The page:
For female lawyers, it can be a lonely climb.
MARTIN BUREAU—AFP/Getty Images
By Claire Zillman
April 19, 2017

All those gender diversity initiatives at large law firms? They don’t seem to be making a difference.

New data from ALM Legal Intelligence finds that women account for just over 30% of lawyers at the nation’s 200 largest firms by revenue—a share that hasn’t budged in the past five years.

The stagnant gender diversity is due to the attrition of women, who exit the industry as their careers progress and fail to enter law firms’ top tiers. Women make up 47% of law school graduates and 45% of associates at big law firms, yet on average they’ve accounted for only 17% of equity partners and 25% of non-equity partners in the past five years.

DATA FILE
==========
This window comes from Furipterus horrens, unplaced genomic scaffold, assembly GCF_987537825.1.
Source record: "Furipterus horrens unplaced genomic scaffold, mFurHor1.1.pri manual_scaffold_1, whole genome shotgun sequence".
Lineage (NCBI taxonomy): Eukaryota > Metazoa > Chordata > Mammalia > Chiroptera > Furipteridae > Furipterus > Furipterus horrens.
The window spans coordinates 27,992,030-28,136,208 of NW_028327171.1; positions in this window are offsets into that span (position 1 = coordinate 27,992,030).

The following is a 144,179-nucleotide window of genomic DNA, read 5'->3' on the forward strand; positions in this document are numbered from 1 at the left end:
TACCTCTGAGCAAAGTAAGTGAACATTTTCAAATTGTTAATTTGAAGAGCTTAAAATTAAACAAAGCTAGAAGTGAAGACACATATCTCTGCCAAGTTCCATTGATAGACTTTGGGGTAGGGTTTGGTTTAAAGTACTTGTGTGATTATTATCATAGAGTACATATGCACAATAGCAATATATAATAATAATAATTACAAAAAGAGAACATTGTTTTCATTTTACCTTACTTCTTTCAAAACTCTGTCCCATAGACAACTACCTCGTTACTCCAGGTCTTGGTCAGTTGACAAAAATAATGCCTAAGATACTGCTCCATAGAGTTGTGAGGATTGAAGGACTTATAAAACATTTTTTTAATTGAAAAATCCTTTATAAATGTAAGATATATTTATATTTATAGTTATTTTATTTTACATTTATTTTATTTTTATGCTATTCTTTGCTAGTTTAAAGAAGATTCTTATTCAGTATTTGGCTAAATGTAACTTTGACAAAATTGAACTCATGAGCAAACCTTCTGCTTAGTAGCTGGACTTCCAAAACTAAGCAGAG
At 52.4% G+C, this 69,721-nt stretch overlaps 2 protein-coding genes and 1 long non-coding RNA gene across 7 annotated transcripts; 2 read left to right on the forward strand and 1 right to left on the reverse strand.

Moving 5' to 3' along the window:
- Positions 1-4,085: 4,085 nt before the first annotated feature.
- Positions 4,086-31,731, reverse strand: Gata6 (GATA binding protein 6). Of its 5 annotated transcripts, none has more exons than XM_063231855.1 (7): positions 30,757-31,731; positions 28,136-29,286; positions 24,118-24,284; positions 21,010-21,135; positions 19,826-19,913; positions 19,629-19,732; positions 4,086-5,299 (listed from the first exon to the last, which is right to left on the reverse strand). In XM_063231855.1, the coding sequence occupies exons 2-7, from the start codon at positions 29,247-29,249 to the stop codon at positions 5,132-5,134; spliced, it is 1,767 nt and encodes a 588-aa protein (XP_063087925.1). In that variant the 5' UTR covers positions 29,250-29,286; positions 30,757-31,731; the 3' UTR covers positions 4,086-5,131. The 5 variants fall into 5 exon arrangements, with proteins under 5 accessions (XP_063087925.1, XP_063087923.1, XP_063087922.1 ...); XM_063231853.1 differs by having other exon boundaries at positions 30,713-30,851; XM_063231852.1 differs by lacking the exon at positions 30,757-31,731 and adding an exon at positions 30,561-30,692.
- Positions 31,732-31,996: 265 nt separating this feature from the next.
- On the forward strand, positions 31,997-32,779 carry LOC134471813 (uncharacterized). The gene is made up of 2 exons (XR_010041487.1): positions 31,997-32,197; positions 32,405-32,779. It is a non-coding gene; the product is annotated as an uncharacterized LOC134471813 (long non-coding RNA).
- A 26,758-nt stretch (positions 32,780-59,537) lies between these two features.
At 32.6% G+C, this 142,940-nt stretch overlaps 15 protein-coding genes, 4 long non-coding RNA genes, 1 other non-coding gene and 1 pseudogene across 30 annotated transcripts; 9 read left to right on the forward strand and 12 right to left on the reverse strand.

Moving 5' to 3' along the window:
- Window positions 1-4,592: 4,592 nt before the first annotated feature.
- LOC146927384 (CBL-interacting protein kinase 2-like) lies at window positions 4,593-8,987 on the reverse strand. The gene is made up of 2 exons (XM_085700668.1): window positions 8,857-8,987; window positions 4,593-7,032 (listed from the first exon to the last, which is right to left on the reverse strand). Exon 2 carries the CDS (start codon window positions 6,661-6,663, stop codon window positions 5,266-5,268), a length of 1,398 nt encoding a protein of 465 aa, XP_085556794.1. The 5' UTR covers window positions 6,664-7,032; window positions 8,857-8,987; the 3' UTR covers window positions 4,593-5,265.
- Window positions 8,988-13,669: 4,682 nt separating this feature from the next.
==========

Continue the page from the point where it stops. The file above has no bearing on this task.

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In recent years, law firms have rolled out generous benefits packages aimed at retaining female lawyers. In 2015, Orrick, Herrington & Sutcliffe beefed up its parental leave benefit, offering 22 paid weeks off to both male and female attorneys. The new policy also gave lawyers the option of taking a total of nine months off without risk of losing their jobs. Last year, Latham & Watkins introduced a breast milk shipping program for its female attorneys and staff who have young children and need to travel for work.

But those initiatives and others have not yet made a dent in the gender diversity of the industry at large.

“Lawyers are at the forefront of the push for non-discrimination and equal opportunity under the law, but ironically, the legal profession is consistently ranked as one of the worst industries when it comes to hiring and retaining a diverse workforce,” Daniella Isaacson, senior analyst at ALM Legal Intelligence and author of the report, said in a release. “If Big Law firms aren’t taking the time and effort to analyze gender diversity in their industry and their firms, they will remain behind the curve.”

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